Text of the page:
between the marked areas, and up again at the next marked area. Repeat this round all the shapes. The
running stitch is worked outwards in a circular direction so that the shapes are gradually filled in (Figure 5).
Do not be tempted to work a satin stitch across each shape in turn. The desired effect of this technique will only be
achieved by working in this circular fashion. When a length of thread is finished,
fasten it off neatly into the backing fabric and continue stitching from that point.
Figure 3: Transfer chakra shapes
- Using one strand of the cream stranded embroidery cotton, work running stitch as
a contour around the chakra. The first line of stitching will be around the actual shape of
the chakra following the "spokes" (Figure 6), followed by circular stitching around the
shape (Figure 7). When the corners are reached continue the circular lines into the corners (Figure 8).
- On the back of the needlecase (in the other marked square) work a running stitch line in the
cream stranded cotton around the marked shape, as an echo of the design on the front.
- Using one strand of the coloured thread complete the and back of the needlecase by
fastening on the thread at the back of the work and bringing the needle up just underneath
one block of the three parallel lines of running stitch. Take the thread up and down
through the blocks of running stitch, as shown in Figure 9, and then back in the other
direction (Figure 10).
Figure 4: Stitch parallel lines of running stitch for border pattern
Figure 5: Stitch running stitches round the shapes
- Stitch a line of tacking stitches along the outer marked line; this will act as a
guide when lining the work. Remove the other tacking stitches from the needlecase.
- With right sides facing, tack the lining (a third piece of calico) and the quilted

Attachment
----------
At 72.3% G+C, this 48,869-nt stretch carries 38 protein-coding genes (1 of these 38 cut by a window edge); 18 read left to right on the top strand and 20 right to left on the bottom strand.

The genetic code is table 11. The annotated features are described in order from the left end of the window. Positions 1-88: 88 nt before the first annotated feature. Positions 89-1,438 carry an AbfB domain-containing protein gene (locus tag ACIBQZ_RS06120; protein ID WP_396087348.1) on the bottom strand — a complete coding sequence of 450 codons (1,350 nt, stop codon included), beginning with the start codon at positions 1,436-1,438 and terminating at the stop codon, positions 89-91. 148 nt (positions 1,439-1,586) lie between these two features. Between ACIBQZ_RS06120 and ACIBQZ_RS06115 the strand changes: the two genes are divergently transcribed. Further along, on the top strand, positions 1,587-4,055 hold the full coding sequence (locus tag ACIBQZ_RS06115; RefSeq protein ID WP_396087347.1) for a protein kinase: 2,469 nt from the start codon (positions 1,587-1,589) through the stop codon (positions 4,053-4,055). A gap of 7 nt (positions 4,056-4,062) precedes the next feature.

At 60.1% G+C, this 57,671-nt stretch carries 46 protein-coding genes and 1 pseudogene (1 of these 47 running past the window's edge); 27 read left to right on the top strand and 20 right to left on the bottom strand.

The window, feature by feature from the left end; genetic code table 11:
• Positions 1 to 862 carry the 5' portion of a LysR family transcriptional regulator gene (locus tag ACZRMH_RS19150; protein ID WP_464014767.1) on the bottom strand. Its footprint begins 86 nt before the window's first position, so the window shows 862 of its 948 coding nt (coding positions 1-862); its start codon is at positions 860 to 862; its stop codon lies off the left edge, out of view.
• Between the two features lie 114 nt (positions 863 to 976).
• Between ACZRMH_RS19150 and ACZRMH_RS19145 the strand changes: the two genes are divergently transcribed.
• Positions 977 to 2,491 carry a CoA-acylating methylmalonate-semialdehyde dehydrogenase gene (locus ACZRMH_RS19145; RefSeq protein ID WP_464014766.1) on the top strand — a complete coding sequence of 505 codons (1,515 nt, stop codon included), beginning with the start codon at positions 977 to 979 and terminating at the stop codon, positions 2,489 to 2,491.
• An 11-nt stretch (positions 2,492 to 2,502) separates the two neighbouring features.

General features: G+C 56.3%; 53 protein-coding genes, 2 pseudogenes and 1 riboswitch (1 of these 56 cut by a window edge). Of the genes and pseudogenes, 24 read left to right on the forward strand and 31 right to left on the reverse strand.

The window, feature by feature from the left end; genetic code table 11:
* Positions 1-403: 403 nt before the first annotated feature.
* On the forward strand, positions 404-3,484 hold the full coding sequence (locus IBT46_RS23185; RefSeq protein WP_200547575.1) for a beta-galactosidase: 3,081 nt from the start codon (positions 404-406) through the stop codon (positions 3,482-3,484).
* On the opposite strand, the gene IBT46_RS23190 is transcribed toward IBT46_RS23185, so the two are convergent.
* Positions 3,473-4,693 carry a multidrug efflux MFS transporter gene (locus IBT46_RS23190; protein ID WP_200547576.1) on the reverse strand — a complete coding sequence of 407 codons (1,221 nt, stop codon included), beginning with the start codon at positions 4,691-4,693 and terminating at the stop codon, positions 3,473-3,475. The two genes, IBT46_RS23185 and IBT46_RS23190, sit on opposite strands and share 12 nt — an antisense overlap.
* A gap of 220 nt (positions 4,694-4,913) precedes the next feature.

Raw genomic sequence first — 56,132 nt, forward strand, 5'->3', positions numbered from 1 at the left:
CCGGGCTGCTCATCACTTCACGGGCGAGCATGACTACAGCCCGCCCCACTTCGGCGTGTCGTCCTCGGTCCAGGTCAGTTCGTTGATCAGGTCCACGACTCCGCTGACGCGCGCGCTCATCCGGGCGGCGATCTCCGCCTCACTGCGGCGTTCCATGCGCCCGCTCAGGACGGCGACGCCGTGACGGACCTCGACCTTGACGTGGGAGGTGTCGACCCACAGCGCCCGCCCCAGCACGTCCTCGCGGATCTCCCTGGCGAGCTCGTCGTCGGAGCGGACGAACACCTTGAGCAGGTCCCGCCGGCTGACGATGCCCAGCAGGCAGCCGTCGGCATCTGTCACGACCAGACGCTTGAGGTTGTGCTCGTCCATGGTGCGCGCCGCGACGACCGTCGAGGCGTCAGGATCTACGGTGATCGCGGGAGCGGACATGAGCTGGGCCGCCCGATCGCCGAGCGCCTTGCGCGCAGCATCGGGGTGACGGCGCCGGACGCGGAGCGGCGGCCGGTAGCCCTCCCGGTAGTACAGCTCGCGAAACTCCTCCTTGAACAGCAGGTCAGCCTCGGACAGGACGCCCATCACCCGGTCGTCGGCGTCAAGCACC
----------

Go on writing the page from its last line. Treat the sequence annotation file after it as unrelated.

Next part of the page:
piece together, using the tacked guidelines along the outer marked line as the seam
line. Machine three sides together, leaving one short end open (Figure 11).
Figure 6: Stitch contour line round outside of shapes
Figure 7: Stitch in circles round the chakra shape
Figure 8: Stitch circular lines into corners
- Trim all the seams and turn the needlecase right side out through the opening, to
enclose all the seams inside. Ease out the corners carefully.
- Fold in the edges of the open end and oversew together neatly with cream sewing cotton.
- Tack one piece of coloured felt to the wrong side of the needlecase. It may need to be trimmed a little,
depending on how much the quilting has "shrunk" the original size. The felt should
be approximately 1/4in from the edge of the needlecase. Hem it down neatly round the edge.
- Tack a second piece of felt to the needlcase, then using an even back stitch and
coloured thread, sew it down the centre of the needlecase right through to the other side.
Remove the tacking. Trim the felt if necessary.
Figure 9: For border pattern weave thread through blocks of running stitch
Figure 10: Then weave back in other direction
Figure 11: Stitch round edge of needlecase, leaving short end open
First published in Popular Patchwork Volume 7 Number 3 - June 1999